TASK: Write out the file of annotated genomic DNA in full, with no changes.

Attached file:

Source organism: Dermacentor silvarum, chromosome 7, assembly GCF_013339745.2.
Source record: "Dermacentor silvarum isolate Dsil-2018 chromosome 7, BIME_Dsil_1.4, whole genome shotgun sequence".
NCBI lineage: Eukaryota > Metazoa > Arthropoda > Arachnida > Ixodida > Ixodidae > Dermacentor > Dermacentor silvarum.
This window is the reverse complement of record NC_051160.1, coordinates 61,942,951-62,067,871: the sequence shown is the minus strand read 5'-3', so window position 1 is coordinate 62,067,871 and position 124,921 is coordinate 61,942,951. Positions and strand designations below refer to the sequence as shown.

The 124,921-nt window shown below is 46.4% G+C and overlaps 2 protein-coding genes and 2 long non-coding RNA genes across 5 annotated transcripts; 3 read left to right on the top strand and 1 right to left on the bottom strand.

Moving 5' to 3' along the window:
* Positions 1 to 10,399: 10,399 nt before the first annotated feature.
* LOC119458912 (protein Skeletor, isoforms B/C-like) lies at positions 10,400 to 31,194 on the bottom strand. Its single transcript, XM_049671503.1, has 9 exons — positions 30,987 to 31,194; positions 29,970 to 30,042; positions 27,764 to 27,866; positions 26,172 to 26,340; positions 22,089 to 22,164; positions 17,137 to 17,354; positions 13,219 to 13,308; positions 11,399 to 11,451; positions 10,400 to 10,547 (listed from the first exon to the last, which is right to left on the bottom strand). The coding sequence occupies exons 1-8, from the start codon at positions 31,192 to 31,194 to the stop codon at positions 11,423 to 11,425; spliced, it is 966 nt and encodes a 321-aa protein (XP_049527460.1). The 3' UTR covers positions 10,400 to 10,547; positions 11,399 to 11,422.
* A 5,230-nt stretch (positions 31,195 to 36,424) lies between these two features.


Source organism: Dermacentor silvarum, chromosome 7, assembly GCF_013339745.2.
Source record: "Dermacentor silvarum isolate Dsil-2018 chromosome 7, BIME_Dsil_1.4, whole genome shotgun sequence".
NCBI lineage: Eukaryota > Metazoa > Arthropoda > Arachnida > Ixodida > Ixodidae > Dermacentor > Dermacentor silvarum.
This window is the reverse complement of record NC_051160.1, coordinates 61,942,951-62,067,871: the sequence shown is the minus strand read 5'-3', so window position 1 is coordinate 62,067,871 and position 124,921 is coordinate 61,942,951. Positions and strand designations below refer to the sequence as shown.

The 124,921-nt window shown below is 46.4% G+C and overlaps 2 protein-coding genes and 2 long non-coding RNA genes across 5 annotated transcripts; 3 read left to right on the top strand and 1 right to left on the bottom strand.

Moving 5' to 3' along the window:
* Positions 1 to 10,399: 10,399 nt before the first annotated feature.
* LOC119458912 (protein Skeletor, isoforms B/C-like) lies at positions 10,400 to 31,194 on the bottom strand. Its single transcript, XM_049671503.1, has 9 exons — positions 30,987 to 31,194; positions 29,970 to 30,042; positions 27,764 to 27,866; positions 26,172 to 26,340; positions 22,089 to 22,164; positions 17,137 to 17,354; positions 13,219 to 13,308; positions 11,399 to 11,451; positions 10,400 to 10,547 (listed from the first exon to the last, which is right to left on the bottom strand). The coding sequence occupies exons 1-8, from the start codon at positions 31,192 to 31,194 to the stop codon at positions 11,423 to 11,425; spliced, it is 966 nt and encodes a 321-aa protein (XP_049527460.1). The 3' UTR covers positions 10,400 to 10,547; positions 11,399 to 11,422.
* A 5,230-nt stretch (positions 31,195 to 36,424) lies between these two features.